Sometimes we can grow up listening to a song but not really hear what’s going on inside. Granted, that’s what mixing is for, but it’s pretty cool to be able to get an x-ray focus inside a track to hear what was really going on when it was recorded. Today we listen to the isolated lead guitar tracks from Heart’s big hit “Barracuda” that will give you some new insight to how well arranged the track really is. Here are a few things to listen for.
1. The interplay between both guitar tracks is great in that they each have separate parts that never get in the other’s way. There are only a few times (like in the verses) where they double each other, but the rhythms, solos, and fills are all separate but equal.
2. The sound of both guitars is different, which makes the track sound larger. Likewise, the sound of the lead guitar solo is much more distorted than the rhythm tracks.
3. They’re each effected differently as well, with the track on the right being slightly flanged while the guitar on the left has a short room ambience.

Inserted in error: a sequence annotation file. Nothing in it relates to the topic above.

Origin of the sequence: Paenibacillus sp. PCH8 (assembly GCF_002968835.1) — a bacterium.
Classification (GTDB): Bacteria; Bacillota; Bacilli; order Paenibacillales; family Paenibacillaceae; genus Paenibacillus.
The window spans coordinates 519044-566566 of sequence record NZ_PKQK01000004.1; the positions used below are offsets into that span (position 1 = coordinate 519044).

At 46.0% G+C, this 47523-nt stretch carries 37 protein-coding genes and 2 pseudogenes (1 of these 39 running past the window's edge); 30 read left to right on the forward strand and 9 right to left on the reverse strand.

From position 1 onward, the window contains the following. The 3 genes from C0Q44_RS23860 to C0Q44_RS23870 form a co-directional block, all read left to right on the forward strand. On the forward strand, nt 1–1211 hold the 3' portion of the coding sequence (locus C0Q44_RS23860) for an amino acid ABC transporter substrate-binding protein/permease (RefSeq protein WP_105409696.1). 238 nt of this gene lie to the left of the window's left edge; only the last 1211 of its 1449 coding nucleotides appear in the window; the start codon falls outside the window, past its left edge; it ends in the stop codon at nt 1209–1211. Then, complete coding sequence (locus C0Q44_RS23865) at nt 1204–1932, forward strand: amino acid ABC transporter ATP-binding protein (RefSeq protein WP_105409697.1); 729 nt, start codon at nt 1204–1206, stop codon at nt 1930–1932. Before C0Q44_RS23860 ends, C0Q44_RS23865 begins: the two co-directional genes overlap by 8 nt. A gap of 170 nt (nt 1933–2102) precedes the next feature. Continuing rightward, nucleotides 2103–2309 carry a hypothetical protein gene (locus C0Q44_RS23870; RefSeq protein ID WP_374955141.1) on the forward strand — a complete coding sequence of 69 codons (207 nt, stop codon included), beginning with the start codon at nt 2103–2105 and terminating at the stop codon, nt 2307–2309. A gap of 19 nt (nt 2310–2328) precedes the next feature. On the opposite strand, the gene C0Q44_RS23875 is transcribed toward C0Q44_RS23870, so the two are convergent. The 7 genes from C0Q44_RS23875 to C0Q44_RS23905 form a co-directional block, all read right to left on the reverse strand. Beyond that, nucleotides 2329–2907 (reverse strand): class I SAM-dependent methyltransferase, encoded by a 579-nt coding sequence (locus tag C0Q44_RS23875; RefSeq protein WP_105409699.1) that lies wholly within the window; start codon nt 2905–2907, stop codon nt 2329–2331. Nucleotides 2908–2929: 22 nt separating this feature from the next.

4, The 2 tracks are far from perfect by today’s standards, but state-of-the-art for 1977. Although the timing is mostly pretty good, most of each take would either be played until it fit better with the drums or edited today. You can hear a lot of ghost notes and amp noise in the spaces that would be deleted today as well. We don’t hear those things in the mix though, and one might argue that those little things give it the energy that we love.
Heart has had many lineup changes in it’s history and they’re still a great band, but this classic lineup with guitar players Roger Fisher and Howard Leese had some magic that we’ve all loved over the years.